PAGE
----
SOWETO

HISTORY OF SOWETO


Early development

The establishment of Soweto is, like Johannesburg, linked directly to the discovery of Gold in 1885. Thousands of people from around the world and South Africa flocked to the new town to seek their fortunes or to offer their labour. Within 4 years Johannesburg was the second largest city in South Africa. More than half the population was black, most living in multi racial shanty towns near the gold mines in the centre of the town. As the gold mining industry developed, so did the need for labour increase. Migrant labour was started and most of these workers lived in mine compounds. However other workers had to find their own accommodation often in appalling conditions.

The first residents of what is now known as Soweto were located into the area called Kliptown in 1905 following their relocation from “Coolietown” in the centre of Johannesburg as a result of an outbreak of bubonic plague. The Johannesburg City Council took the opportunity to establish racially segregated residential areas. Some residents were to be relocated to Alexandra Township (near the present day Sandton). This group comprised black, Indian and colored families and they received freehold title to their land (this was subsequently reversed by the Apartheid Government). Only black families were located into Kliptown and the housing was on a rental basis. Kliptown was subsequently renamed Pimville.

16 June 1976

Uprisings

During the 1930’s the demand for housing for the large numbers of black people who had moved into Johannesburg grew to such an extent that new housing was built in an area known as Orlando, named after the first administrator Edwin Orlando Leaky.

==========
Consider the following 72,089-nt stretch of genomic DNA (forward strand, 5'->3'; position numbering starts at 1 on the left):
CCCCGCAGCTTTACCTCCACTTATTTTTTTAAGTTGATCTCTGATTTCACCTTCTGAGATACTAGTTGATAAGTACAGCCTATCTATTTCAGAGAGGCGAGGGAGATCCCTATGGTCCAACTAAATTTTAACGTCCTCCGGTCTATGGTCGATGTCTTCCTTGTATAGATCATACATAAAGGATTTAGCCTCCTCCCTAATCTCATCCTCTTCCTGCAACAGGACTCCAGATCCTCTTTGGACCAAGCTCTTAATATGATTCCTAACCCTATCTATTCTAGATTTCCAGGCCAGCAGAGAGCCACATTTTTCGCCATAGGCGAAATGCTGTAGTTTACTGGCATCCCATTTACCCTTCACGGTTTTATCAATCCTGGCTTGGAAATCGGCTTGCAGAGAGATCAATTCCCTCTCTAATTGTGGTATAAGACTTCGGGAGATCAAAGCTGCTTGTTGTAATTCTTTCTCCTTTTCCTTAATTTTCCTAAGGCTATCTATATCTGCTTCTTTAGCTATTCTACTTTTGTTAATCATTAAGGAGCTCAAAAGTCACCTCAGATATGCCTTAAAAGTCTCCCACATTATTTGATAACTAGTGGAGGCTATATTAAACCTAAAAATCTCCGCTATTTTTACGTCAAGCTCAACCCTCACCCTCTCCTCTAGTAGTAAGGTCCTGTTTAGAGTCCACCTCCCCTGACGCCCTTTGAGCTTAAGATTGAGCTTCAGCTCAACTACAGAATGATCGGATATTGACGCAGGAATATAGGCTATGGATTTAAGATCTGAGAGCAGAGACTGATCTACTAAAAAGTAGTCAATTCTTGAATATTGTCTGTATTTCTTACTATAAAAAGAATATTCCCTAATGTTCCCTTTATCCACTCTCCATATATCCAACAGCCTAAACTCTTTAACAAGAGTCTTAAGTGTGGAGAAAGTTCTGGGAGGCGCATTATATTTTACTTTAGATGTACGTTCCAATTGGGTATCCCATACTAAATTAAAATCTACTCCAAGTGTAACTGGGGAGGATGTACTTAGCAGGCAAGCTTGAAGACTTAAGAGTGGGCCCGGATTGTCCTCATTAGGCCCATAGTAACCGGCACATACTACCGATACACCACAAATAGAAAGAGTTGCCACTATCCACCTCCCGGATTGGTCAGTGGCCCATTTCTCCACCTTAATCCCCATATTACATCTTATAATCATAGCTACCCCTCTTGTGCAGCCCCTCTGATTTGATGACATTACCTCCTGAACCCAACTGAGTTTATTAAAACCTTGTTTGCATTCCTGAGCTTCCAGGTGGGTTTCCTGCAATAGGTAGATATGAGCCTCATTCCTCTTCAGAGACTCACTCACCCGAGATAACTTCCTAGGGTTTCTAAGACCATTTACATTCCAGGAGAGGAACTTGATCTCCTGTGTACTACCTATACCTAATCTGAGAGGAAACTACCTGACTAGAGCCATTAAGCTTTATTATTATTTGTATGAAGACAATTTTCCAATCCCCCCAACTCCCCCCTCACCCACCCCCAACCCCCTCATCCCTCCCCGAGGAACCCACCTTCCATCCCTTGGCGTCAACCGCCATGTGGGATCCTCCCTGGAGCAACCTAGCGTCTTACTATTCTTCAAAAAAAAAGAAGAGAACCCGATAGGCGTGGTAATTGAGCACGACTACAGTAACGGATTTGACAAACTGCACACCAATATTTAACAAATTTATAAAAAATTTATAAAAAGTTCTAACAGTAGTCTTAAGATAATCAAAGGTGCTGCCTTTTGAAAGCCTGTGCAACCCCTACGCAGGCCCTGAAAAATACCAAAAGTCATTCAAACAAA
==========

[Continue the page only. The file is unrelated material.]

In the 1940’s a controversial character James Mpanza led the first land invasion and some 20000 squatter’s occupied land near Orlando. James Mpanza is known as the “Father of Soweto”.

A view of Soweto from the top of the Oppenheimer tower in 1959 the residents of Sophiatown were forcibly removed to Soweto and occupied the area known as Meadowlands. Sir Earnest Oppenheimer, the first chairman of the Anglo American Corporation, was appalled by the housing shortage and was instrumental in arranging a loan for the construction of additional housing and this is commemorated by the Oppenheimer Tower in Jabulani.

Current status of Soweto.

Soweto falls within the municipality of the Johannesburg Metro Council in the province of Gauteng which appropriately means place of Gold.

The original rental houses have now been sold to the tenants who received a subsidy from the government to cover the cost of the houses. Private sector housing was developed from the 1980’s funded by the various banks. Freehold title is available to the properties.

Services are provided by the Johannesburg Metro council and electricity by Eskom.

Origins of the name.

Soweto obtained its name from the first two letters of South Western Township which was the original description of the area.

“Soweto is a symbol of the New South Africa, caught between old squatter misery and new prosperity,
squater and an upbeat lifestyle, it’s a vibrant city which still openly bears the scars of the Apartheid past
and yet shows what’s possible in the New South Africa”

We will take you on a conducted tour of all the high and lowlights of Soweto.

Some of the interesting and historic places that you will visit include Hector Pieterson Memorial Museum ,

Nelson Mandela House Museum , Regina Mundi Church , Motshoaledi "Squatter camp" and maybe

have a drink at a local "shebeen". You can now also enjoy the adrenalin rush of a bungee jump right

in the heart of Soweto (Optional Costs involved)

 

This tour's duration is around 5 to 6 hours and if you wish to have lunch ,

drinks or dinner inside Soweto you can add another 2 hours (Optional-extra)

TOUR PRICE : From R650 per person ( 2 or more pax)

Exclusive single R 950